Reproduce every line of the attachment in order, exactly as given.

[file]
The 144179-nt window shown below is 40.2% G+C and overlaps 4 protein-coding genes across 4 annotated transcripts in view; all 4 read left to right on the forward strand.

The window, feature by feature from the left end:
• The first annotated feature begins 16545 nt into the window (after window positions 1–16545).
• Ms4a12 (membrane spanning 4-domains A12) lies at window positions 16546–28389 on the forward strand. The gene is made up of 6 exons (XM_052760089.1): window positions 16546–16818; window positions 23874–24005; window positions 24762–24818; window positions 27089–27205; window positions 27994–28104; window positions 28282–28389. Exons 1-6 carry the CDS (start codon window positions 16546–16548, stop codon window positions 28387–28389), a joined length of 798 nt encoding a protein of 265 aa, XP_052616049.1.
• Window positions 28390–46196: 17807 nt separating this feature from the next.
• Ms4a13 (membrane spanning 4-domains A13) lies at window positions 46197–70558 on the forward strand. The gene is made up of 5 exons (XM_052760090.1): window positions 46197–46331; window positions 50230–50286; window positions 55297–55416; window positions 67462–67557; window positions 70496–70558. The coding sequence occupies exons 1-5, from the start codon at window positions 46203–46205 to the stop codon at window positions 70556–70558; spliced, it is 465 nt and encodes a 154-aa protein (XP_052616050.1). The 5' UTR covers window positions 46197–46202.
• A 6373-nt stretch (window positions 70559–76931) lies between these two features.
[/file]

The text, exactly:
The 144179-nt window shown below is 40.2% G+C and overlaps 4 protein-coding genes across 4 annotated transcripts in view; all 4 read left to right on the forward strand.

The window, feature by feature from the left end:
• The first annotated feature begins 16545 nt into the window (after window positions 1–16545).
• Ms4a12 (membrane spanning 4-domains A12) lies at window positions 16546–28389 on the forward strand. The gene is made up of 6 exons (XM_052760089.1): window positions 16546–16818; window positions 23874–24005; window positions 24762–24818; window positions 27089–27205; window positions 27994–28104; window positions 28282–28389. Exons 1-6 carry the CDS (start codon window positions 16546–16548, stop codon window positions 28387–28389), a joined length of 798 nt encoding a protein of 265 aa, XP_052616049.1.
• Window positions 28390–46196: 17807 nt separating this feature from the next.
• Ms4a13 (membrane spanning 4-domains A13) lies at window positions 46197–70558 on the forward strand. The gene is made up of 5 exons (XM_052760090.1): window positions 46197–46331; window positions 50230–50286; window positions 55297–55416; window positions 67462–67557; window positions 70496–70558. The coding sequence occupies exons 1-5, from the start codon at window positions 46203–46205 to the stop codon at window positions 70556–70558; spliced, it is 465 nt and encodes a 154-aa protein (XP_052616050.1). The 5' UTR covers window positions 46197–46202.
• A 6373-nt stretch (window positions 70559–76931) lies between these two features.